The automated ID-request programme at Facebook promises that when you send it your ID it will be encrypted and stored securely. But given high profile security breaches, such as Cambridge Analytica’s, and Facebook’s regular appearance as one of the most impersonated brands in phishing-attack rankings, its understandable businesspeople may feel concerned when asked to send over confidential ID.
Phishing, when a cybercriminal contacts you via Facebook, email or phone, hoping to make you part with personal information such as banking or credit card details and passwords, is another problem Facebook is attempting to thwart by asking you for ID information.
It’s a lucrative steal for someone to hack your Facebook account as that not only gives them access to spam your followers but likely those on other Facebook-associated apps.
These include three of the most downloaded apps today, Messenger, WhatsApp and Instagram, all directly owned by Facebook, as well as a host of third-party apps allowing advertisers to promote their wares directly to targeted Facebook users.
Even more confusing, one of the most common forms of Facebook phishing asks you to “confirm your account” by instructing you to enter your account details on the cybercriminals’ often convincingly similar-to-Facebook-looking phishing page!
To counter these threats and assess the validity of its own advertisers, Facebook employs an increasing array of automated, artificial intelligence (AI) systems.
“Our enforcement isn’t perfect, and we do get things wrong, as both humans and machines make mistakes” says Sanda. “We use human reviewers to improve and train our systems and, in some cases, review specific ads.”
In the past few years, Facebook has employed several thousand reviewers to help tackle the issues, in addition to the 35,000 or so who were already employed on safety and security across the company, she says.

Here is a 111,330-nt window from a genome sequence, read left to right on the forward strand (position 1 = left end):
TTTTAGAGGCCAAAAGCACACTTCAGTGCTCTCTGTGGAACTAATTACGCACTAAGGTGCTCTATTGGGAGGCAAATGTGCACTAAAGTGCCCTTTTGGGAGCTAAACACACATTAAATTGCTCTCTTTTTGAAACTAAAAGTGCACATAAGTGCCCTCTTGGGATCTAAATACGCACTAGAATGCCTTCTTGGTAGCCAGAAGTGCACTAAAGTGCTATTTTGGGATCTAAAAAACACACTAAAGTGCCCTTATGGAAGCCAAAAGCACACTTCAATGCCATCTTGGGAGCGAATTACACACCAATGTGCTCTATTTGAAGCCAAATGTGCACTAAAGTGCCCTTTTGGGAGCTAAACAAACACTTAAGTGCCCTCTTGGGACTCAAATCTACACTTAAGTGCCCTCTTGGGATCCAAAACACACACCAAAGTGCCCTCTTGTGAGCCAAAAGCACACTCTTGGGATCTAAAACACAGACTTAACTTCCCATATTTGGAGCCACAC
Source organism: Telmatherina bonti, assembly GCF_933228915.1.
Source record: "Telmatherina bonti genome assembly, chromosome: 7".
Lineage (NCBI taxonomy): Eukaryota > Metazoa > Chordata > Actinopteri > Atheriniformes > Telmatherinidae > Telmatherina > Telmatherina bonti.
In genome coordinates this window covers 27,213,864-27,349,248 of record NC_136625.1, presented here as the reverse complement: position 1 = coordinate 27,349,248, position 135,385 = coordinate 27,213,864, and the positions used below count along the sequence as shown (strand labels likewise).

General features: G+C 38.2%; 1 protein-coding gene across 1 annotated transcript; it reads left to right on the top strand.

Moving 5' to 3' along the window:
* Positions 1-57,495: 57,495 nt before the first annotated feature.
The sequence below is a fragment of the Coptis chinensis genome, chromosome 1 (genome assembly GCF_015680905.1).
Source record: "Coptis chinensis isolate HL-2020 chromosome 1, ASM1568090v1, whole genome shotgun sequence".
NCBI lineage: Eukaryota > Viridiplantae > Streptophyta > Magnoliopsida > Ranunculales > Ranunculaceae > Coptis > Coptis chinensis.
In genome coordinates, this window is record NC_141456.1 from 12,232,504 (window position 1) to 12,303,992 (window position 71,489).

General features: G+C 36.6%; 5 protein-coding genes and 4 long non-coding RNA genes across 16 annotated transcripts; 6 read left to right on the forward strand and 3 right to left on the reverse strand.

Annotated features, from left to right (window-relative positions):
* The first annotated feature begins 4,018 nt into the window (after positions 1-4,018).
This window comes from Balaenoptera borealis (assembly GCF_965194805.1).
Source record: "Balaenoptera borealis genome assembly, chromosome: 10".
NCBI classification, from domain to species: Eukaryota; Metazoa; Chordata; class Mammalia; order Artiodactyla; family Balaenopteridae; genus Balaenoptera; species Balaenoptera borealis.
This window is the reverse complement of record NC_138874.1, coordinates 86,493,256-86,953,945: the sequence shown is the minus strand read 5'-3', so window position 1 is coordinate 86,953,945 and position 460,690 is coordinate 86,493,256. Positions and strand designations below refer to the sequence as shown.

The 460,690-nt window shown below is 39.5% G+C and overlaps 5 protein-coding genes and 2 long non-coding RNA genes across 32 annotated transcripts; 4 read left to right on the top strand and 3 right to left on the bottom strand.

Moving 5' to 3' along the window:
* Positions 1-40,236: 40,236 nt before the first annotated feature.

The system is constantly evolving, says Sanda, and if you know where to look you can appeal decisions by Facebook blocking you from boosting posts or advertising.
But finding out how to do this is a problem in itself. In my case, I spent several hours over a few different days over a few months working through Facebook’s various “help” sites, both via my personal Facebook page and the pages I manage; all to no avail.
Facebook’s heavily curated help pages are aimed at the most common questions its anonymous staffers think you might ask. These primarily relate to things that will help Facebook (not your business) grow, such as how to set up a page, boost a post, become an advertiser, adjust your settings and manage your personal privacy.
The most common help request Facebook receives is from individuals wanting help to remove a picture they don’t like of themselves from someone else’s site.
To avoid all the personal help pages, Sanda recommends businesspeople start with the Facebook Business Help Centre. “In addition, any advertisers can get one to one support via a chat concierge or email channels by clicking ‘Support’ from our help resources page,” she says.
In my experience, however, finding that one-to-one support is tricky, with the business help pages cleverly designed to send you around in circles until you lose patience or run out of time and return to the business of actually running your own business.